Lidiana Miotto, born in Padua but now living in Lecce, is the only representative of the unique craft of papier-mache restoration in Italy. After achieving a qualification from the Ministry for Cultural Heritage enabling her to operate on their behalf, she moved to Lecce, Apulia, where she founded the Centre for Paper Restoration. Living in a town world-acknowledged for the excellence of its papier-mache creations, Lidiana Miotto is now reclaiming those antique artworks which had undergone extensive renovations over time.
Tell us your story. When did you decide to become a restorer?
I grew up in an antique bookstore, so it all happened very naturally: I couldn’t but become a paper restorer!
Did anyone or anything influence your choice?
Working in the bookstore was very gratifying: I lived in a huge room, amidst books of all times and dimensions, and engravings by outstanding authors on the art market. I still remember those perfumes, and working with paper was the natural outcome for me. Firstly, I learned to touch paper with my eyes closed, to feel it under my fingers, and understand its century-old, frail yet resilient materiality.
How did your passion for paper start?
Since childhood I was fascinated by paper, with my mother’s collusion. She cut out pieces of paper and conjured fabulous scenarios which I still remember with great joy. In my mother’s hands, a simple sheet of paper magically became a bird, a flower, a little doll, and this is how paper “enchanted” me. Thus, my passion kept growing, encouraged by my mother’s creativity, and motivated by her magic and tricks. Later on, I spent a crucial time in the antique bookstore, in contact with books to peruse, studying watermarks, assessing dates and checking authenticity, or learning about engraving techniques and the subsequent cataloguing process.
How many and what kinds of paper are available? Is it always possible to act on them or are they subject to any restrictions?
We can catalogue this material into ancient paper and modern paper. Ancient paper was made out of linen rags and, later on, of canvas, which made them beautiful and highly time-resistant. Linen cloth was beautiful and very good quality, while cotton paper was whiter and scarcely resistant. Paper made with hemp, linen and cotton rags features long, elastic fibres which are intertwined to create a kind of persistent, tough, and wear-resistant felt. Each kind of fibre was used to attain a different kind of paper, while coloured, mixed fibres were used to manufacture less valuable paper. Towards the end of the 18th century, the discovery of chlorine paved the way to artificial bleaching for pulp, which allowed to attain white, refined paper from coloured rags. Modern paper is produced with semi-chemical or chemical paste. Before the “Paper Factor” chemical was invented, the reconstructive or integrative interventions, especially for papier-maché artworks, were created with several overlapping paper sheets. Inevitably, this technique invaded unimpaired parts of the artwork, which easily became reconstructing, against all restoration concepts.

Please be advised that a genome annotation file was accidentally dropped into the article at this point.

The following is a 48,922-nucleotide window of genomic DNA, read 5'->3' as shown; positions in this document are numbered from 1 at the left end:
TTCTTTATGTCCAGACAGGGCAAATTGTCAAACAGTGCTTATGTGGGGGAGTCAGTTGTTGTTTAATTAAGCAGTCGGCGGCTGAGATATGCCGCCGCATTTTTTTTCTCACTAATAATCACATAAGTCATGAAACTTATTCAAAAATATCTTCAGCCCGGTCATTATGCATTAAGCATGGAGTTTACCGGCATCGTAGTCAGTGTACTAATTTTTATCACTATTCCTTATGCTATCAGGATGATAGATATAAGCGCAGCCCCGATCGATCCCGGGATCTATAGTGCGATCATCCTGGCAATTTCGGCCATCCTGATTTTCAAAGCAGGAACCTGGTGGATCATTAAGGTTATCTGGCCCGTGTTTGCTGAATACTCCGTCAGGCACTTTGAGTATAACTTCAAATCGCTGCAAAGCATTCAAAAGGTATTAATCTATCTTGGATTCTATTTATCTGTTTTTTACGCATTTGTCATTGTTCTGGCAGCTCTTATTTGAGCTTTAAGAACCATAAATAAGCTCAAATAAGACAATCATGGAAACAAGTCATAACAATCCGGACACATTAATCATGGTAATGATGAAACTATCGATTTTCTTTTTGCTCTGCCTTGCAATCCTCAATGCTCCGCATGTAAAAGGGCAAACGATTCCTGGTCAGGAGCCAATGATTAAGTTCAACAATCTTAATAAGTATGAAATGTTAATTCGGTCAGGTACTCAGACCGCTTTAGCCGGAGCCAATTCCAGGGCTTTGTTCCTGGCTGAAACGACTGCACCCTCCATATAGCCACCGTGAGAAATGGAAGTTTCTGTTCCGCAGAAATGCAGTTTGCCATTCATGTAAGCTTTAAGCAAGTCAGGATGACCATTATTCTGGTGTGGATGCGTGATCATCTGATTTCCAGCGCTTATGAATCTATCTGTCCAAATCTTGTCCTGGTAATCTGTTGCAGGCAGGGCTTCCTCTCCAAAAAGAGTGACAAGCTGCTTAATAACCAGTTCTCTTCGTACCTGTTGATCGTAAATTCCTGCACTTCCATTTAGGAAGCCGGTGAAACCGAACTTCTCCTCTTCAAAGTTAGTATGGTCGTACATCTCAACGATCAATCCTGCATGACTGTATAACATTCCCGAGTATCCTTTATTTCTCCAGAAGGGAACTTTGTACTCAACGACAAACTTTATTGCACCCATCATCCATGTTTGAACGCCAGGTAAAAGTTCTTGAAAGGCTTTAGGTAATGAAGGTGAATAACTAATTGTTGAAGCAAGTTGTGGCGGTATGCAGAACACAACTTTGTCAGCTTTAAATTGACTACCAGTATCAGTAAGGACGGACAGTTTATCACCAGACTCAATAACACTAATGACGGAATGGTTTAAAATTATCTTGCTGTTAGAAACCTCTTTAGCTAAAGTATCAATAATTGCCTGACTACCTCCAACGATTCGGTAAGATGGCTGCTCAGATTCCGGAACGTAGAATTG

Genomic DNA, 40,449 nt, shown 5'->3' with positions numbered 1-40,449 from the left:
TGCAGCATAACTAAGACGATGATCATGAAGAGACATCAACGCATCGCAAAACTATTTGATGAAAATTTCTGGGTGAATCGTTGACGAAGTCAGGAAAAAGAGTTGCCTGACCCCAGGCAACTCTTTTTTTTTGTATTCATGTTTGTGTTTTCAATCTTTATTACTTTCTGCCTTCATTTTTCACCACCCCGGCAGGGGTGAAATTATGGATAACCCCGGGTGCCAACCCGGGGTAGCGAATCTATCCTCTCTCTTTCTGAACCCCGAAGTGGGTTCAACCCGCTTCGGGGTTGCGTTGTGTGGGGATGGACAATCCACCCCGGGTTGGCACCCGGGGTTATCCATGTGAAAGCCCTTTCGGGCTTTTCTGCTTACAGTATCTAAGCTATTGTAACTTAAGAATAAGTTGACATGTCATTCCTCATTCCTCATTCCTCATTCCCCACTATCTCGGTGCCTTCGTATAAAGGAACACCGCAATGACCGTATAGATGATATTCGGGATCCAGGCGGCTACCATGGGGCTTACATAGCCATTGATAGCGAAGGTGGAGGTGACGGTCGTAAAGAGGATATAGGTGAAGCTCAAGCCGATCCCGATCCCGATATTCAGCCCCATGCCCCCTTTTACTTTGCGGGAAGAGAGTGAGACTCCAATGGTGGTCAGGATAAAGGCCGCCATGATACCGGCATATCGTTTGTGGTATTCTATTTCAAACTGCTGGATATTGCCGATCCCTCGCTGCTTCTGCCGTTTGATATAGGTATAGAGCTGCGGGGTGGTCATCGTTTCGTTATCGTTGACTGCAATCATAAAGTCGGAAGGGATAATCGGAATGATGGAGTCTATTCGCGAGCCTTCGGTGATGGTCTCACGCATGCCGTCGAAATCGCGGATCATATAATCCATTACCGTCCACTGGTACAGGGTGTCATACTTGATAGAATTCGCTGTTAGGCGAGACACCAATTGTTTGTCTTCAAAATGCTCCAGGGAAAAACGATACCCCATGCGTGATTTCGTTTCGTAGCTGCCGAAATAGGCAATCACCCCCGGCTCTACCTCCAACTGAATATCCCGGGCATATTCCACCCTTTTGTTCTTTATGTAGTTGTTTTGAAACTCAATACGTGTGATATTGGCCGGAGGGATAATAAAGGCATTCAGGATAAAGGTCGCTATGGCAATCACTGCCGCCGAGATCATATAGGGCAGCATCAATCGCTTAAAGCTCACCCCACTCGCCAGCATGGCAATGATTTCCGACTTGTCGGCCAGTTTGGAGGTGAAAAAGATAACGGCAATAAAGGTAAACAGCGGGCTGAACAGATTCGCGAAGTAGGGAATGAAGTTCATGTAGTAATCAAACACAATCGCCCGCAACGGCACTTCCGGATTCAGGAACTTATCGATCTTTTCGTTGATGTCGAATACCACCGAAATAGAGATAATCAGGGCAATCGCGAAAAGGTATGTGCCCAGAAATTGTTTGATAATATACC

Along with your son Riccardo Cavaciocchi you have invented an ad-hoc restoration dough. What does it consist of and what kind of innovation does it provide?
Paper Factor is the contemporary revolution in papier-maché art: it explores its expressiveness with an unprecedented language, thanks to productive technologies attentive to sustainability and energy-saving measures. From Southern Italy’s artisanal tradition to the internationally appreciated care of restorations, Paper Factor stands out among the most valuable future materials thanks to its functionality and versatility, lightness and ecological value. The impasto is worked with natural pigments, carefully hand-pressed on digitally supported moulds and slowly dried in a special drying chamber, a specifically created prototype allowing for a large-number production, while complying with craftsmanship excellence. Paper Factor’s texture encourages unprecedented creative and sensory paths, connected to visual as well as tactile aspects, exploring two- but also three-dimensional scenarios of shapes, patterns or textures. The products still feature some kind of auspicious imperfection, narrating the care of manual work in various sizes and combinations: from large panels to small modules, which can be assembled in mosaic shapes to cover vertical or horizontal surfaces, ceilings, and walls, but also furnishing components.